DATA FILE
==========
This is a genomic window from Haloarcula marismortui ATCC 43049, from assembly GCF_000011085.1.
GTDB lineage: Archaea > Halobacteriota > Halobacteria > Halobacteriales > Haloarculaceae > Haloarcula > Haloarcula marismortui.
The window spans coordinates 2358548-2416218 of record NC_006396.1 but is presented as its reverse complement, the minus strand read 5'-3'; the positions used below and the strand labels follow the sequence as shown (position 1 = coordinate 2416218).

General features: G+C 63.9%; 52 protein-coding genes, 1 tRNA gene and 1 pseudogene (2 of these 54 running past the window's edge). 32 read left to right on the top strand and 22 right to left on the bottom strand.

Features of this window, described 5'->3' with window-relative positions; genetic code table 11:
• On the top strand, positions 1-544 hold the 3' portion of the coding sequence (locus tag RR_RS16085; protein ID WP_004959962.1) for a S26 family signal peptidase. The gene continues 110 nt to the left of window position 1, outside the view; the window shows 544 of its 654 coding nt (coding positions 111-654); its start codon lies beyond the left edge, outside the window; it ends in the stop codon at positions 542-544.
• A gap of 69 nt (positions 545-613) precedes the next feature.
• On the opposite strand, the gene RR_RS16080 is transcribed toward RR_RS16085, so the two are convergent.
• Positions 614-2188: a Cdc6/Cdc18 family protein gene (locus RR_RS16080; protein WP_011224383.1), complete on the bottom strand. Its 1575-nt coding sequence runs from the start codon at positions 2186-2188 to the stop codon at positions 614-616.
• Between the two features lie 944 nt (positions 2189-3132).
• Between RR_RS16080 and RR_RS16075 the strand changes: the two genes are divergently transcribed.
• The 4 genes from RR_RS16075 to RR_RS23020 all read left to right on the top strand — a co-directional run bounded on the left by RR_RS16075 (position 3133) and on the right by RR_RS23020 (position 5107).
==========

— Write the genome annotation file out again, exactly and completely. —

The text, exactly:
This is a genomic window from Haloarcula marismortui ATCC 43049, from assembly GCF_000011085.1.
GTDB lineage: Archaea > Halobacteriota > Halobacteria > Halobacteriales > Haloarculaceae > Haloarcula > Haloarcula marismortui.
The window spans coordinates 2358548-2416218 of record NC_006396.1 but is presented as its reverse complement, the minus strand read 5'-3'; the positions used below and the strand labels follow the sequence as shown (position 1 = coordinate 2416218).

General features: G+C 63.9%; 52 protein-coding genes, 1 tRNA gene and 1 pseudogene (2 of these 54 running past the window's edge). 32 read left to right on the top strand and 22 right to left on the bottom strand.

Features of this window, described 5'->3' with window-relative positions; genetic code table 11:
• On the top strand, positions 1-544 hold the 3' portion of the coding sequence (locus tag RR_RS16085; protein ID WP_004959962.1) for a S26 family signal peptidase. The gene continues 110 nt to the left of window position 1, outside the view; the window shows 544 of its 654 coding nt (coding positions 111-654); its start codon lies beyond the left edge, outside the window; it ends in the stop codon at positions 542-544.
• A gap of 69 nt (positions 545-613) precedes the next feature.
• On the opposite strand, the gene RR_RS16080 is transcribed toward RR_RS16085, so the two are convergent.
• Positions 614-2188: a Cdc6/Cdc18 family protein gene (locus RR_RS16080; protein WP_011224383.1), complete on the bottom strand. Its 1575-nt coding sequence runs from the start codon at positions 2186-2188 to the stop codon at positions 614-616.
• Between the two features lie 944 nt (positions 2189-3132).
• Between RR_RS16080 and RR_RS16075 the strand changes: the two genes are divergently transcribed.
• The 4 genes from RR_RS16075 to RR_RS23020 all read left to right on the top strand — a co-directional run bounded on the left by RR_RS16075 (position 3133) and on the right by RR_RS23020 (position 5107).